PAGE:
The more accesible term, goat curry, is better known in the old homeland by it's Bengali name, kosha mangsho (or less popularly, mangsher kosha). The term 'mangsho' always seems to imply red meat, which in turn always seems to imply succulent goat meat for the mainstream nominally-Hindu Bengali. Consequently, this dish has no equal in popularity in celebratory feasts, festive cooking, or even a grand Sunday lunch, that bastion of non-festive gastronomic luxury and indulgence. My father makes a brilliant kosha mangsho, but since I'm far, far away from that, I cooked a lighter, more artery-friendly version of his recipe.
Goat meat/beef (but with a little fat on) -- 1 kilo, cleaned but some marrowed bones retained.
Ginger-- two inches, peeled and minced.
Potatoes--1 per person. Peeled and sliced into chunks.
Garlic--8-10 cloves, peeled (or less, if you're faint-hearted).
Red onions--2 small or 1 large, chopped.
Tomatoes--2 if 'deshi', 3-4 medium sized if hybrid or plum. Chopped.
Green chillies--as you like it.
Red chilli powder (optional)
Cumin+coriander powder, 2:1.
Garam masala powder -- a teaspoon or two.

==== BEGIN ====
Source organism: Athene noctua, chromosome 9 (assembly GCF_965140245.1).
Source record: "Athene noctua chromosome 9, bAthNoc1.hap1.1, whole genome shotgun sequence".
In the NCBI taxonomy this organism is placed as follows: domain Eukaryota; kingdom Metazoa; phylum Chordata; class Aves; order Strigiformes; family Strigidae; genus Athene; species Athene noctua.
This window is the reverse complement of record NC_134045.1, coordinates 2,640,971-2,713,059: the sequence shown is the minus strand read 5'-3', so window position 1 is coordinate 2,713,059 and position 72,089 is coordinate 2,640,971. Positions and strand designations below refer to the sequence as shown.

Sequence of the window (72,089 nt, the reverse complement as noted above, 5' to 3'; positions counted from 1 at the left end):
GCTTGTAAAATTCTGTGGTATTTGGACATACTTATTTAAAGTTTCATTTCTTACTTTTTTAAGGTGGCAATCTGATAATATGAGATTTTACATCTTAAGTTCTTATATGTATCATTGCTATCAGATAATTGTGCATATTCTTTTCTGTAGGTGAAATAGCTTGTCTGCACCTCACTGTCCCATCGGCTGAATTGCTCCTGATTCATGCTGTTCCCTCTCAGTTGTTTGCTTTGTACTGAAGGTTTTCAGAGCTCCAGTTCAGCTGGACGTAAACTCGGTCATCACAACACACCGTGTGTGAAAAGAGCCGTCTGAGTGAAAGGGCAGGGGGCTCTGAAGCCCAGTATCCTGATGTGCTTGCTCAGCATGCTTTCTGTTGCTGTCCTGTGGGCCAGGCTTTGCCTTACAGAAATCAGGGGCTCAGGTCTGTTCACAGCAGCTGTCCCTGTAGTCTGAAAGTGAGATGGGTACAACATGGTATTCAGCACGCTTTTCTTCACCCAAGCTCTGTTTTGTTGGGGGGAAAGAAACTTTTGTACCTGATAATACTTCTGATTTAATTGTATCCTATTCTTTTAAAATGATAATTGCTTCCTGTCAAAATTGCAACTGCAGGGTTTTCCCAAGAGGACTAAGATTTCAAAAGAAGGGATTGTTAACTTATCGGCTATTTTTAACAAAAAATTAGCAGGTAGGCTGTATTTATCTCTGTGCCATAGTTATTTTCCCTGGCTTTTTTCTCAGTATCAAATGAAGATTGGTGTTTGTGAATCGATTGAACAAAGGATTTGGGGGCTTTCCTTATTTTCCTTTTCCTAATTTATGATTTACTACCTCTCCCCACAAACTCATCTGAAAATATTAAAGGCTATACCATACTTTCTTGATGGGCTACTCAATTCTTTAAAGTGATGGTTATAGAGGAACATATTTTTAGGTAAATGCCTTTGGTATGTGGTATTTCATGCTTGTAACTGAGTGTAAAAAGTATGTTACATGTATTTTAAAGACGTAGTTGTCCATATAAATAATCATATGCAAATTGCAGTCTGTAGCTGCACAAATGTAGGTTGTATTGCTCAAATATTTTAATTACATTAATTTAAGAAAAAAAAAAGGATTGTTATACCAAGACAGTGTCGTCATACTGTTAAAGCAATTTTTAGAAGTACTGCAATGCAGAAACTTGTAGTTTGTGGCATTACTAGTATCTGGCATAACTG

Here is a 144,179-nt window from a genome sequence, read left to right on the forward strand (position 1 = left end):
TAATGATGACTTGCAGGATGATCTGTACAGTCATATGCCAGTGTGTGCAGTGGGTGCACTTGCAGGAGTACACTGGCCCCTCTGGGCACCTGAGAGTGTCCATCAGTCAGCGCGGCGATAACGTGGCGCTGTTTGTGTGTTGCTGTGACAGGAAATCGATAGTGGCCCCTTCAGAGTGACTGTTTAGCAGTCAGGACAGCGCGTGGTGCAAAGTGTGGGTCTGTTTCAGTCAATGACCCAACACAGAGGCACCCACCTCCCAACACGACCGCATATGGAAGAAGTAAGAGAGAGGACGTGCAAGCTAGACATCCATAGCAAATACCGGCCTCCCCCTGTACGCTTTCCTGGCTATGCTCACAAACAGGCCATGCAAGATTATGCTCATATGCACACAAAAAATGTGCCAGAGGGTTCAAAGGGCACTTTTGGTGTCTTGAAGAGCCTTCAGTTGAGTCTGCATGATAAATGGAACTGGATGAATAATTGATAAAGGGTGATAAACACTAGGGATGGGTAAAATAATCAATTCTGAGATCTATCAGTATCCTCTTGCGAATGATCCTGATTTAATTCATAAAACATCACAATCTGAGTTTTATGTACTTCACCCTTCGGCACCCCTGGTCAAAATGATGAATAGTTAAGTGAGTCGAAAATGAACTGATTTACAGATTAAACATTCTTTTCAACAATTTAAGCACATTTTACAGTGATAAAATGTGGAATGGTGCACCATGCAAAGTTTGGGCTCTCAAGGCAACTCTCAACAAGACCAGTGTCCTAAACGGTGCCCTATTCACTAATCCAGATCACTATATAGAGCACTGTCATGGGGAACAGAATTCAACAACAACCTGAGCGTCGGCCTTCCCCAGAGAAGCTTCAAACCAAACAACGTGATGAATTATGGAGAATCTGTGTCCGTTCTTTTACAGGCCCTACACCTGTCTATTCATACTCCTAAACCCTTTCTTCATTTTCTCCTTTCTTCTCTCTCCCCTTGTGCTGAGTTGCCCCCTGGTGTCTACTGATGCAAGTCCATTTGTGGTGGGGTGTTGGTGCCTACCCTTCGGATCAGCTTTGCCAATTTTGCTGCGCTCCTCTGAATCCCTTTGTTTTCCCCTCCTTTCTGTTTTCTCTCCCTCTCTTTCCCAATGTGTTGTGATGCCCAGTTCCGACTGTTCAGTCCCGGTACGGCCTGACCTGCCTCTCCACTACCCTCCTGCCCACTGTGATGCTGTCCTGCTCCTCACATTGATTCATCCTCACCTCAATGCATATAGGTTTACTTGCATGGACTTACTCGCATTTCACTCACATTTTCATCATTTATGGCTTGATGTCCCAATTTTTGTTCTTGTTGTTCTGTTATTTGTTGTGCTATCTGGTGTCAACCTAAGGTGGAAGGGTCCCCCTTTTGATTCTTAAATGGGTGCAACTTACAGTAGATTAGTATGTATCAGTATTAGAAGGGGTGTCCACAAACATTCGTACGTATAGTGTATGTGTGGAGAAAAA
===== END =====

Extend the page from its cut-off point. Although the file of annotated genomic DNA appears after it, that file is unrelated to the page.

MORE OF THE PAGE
Put the onions, ginger, green chillies and garlic in the food processor/mixie with a tablespoon or so of water and make a granular paste.
NOTE: My father puts the tomatoes in this paste as well, but the efficient darling met a friend at the supermarket and consequently brought the tomatoes twenty minutes too late, thus relegating them to a later stage. So if you forget to add tomatoes at this stage, no worries. It's still doable.
Marinate the meat in this mixture for at least two hours. The yogurt can also go in at this stage, but this makes properly frying the meat difficult for me later... it chars too quickly.
Heat a generous amount of oil and spread it around the wok/pan. Carefully lift the meat from the marination mixture (which at this point will be liquidy) and drop in the wok. Turn frequently to prevent overcooking/hardening. When the meat is nicely browned, reserve in the marination bowl with the mixture. Add a little more oil to the wok. Rub the potatoes with salt and tumeric and drop them in. Fry them on low till most of them take on a light brown colour.
Add the meat back to the pot, this time *with* the marinating mixture. On medium heat, mix the two thoroughly together. Tomatoes can be added at this stage, chopped into tiny bits and fried thoroughly. OR, add water and then add chopped tomatoes, using a spatula to mix them in completely with the gravy. If you didn't add the yogurt earlier but want to, add it at this stage, diluted with a little water. If using yougurt, adding tomatoes earlier is recommended.
Add the cumin and coriander with salt and sugar, and red chili powder if using. Mix well and let the gravy thicken to any consistence desired. When it's done, turn off the flame and add garam masala powder. Mix it in well. Serve over hot rice. Ta da!